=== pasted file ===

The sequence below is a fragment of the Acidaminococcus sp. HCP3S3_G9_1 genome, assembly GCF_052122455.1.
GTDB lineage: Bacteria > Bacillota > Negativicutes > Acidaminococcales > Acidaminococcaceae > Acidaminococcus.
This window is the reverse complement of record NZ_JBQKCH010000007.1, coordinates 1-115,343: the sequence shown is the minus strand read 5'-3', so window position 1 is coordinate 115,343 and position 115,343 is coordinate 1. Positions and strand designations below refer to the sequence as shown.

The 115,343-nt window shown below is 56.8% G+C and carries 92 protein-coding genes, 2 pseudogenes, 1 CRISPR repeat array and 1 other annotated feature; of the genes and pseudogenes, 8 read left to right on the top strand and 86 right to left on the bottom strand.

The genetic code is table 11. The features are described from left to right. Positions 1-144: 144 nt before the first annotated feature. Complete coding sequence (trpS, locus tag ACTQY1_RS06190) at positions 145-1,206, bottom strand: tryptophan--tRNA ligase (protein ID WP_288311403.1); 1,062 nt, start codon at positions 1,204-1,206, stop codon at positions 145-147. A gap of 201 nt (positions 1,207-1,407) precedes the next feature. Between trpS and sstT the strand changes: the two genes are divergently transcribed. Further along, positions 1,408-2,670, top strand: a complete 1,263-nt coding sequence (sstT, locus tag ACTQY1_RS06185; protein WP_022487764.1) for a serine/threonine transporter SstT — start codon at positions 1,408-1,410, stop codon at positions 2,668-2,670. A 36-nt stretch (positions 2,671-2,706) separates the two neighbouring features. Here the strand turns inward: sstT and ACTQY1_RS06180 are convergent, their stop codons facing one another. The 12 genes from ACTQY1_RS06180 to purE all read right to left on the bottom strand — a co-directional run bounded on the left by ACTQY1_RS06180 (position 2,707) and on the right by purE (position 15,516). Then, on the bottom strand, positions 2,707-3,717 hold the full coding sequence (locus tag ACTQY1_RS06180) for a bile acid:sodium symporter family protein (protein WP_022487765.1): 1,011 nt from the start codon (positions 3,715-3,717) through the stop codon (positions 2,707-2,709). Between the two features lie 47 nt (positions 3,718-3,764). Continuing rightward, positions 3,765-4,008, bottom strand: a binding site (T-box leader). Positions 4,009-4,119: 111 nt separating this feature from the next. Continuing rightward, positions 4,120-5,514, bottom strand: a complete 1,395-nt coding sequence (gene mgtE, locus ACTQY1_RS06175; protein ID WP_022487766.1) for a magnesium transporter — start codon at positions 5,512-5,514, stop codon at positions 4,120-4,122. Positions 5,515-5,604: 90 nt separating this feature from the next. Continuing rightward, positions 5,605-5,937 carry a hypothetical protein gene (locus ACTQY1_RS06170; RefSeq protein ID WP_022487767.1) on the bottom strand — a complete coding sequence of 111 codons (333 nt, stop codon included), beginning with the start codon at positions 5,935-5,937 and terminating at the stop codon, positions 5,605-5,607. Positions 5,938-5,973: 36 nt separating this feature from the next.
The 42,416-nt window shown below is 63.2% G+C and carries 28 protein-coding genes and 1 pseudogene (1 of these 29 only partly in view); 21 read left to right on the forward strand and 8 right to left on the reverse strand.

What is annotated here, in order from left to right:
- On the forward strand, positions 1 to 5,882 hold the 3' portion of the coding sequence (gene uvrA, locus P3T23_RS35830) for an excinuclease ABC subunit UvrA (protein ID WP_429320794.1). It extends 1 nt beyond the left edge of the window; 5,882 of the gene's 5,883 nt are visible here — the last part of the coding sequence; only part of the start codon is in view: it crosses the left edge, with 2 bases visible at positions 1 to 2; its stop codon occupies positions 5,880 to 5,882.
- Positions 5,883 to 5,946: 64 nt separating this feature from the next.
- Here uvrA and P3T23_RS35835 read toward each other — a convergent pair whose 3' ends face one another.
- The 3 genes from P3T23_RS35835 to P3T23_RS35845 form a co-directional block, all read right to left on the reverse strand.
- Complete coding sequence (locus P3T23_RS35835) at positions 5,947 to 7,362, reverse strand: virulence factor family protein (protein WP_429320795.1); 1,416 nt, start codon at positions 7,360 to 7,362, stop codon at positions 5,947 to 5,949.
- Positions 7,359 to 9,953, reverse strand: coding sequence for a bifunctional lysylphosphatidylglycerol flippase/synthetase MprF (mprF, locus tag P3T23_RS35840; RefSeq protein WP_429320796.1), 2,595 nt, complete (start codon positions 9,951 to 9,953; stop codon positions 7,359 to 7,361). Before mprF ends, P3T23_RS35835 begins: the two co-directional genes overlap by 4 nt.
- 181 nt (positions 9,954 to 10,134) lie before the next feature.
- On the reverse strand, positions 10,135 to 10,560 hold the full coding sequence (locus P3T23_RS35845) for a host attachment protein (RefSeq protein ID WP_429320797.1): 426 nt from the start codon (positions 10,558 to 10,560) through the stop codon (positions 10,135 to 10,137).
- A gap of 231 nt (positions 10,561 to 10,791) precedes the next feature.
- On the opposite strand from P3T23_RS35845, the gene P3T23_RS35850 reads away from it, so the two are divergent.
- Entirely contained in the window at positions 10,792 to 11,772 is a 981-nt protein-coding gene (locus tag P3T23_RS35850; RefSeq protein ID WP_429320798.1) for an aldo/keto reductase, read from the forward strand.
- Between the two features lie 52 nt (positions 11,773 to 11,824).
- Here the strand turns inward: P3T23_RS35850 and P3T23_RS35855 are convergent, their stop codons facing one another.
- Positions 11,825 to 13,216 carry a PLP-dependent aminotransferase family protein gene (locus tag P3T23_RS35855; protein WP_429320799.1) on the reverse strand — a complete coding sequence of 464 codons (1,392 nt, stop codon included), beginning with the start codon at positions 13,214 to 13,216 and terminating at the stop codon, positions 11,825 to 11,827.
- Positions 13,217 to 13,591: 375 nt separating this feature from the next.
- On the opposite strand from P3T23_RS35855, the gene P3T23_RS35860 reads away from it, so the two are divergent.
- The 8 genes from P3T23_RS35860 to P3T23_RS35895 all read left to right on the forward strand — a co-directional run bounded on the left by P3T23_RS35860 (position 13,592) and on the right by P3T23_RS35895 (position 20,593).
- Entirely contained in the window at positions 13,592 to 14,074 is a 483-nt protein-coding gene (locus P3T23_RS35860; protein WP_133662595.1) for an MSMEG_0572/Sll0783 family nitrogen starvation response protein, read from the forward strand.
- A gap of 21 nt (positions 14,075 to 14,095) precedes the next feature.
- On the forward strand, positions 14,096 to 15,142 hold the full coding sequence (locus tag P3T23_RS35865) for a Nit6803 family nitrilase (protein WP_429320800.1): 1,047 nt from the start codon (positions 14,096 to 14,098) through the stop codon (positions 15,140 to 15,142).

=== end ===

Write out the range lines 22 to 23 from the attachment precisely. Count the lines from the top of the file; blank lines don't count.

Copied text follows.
- Positions 13,217 to 13,591: 375 nt separating this feature from the next.
- On the opposite strand from P3T23_RS35855, the gene P3T23_RS35860 reads away from it, so the two are divergent.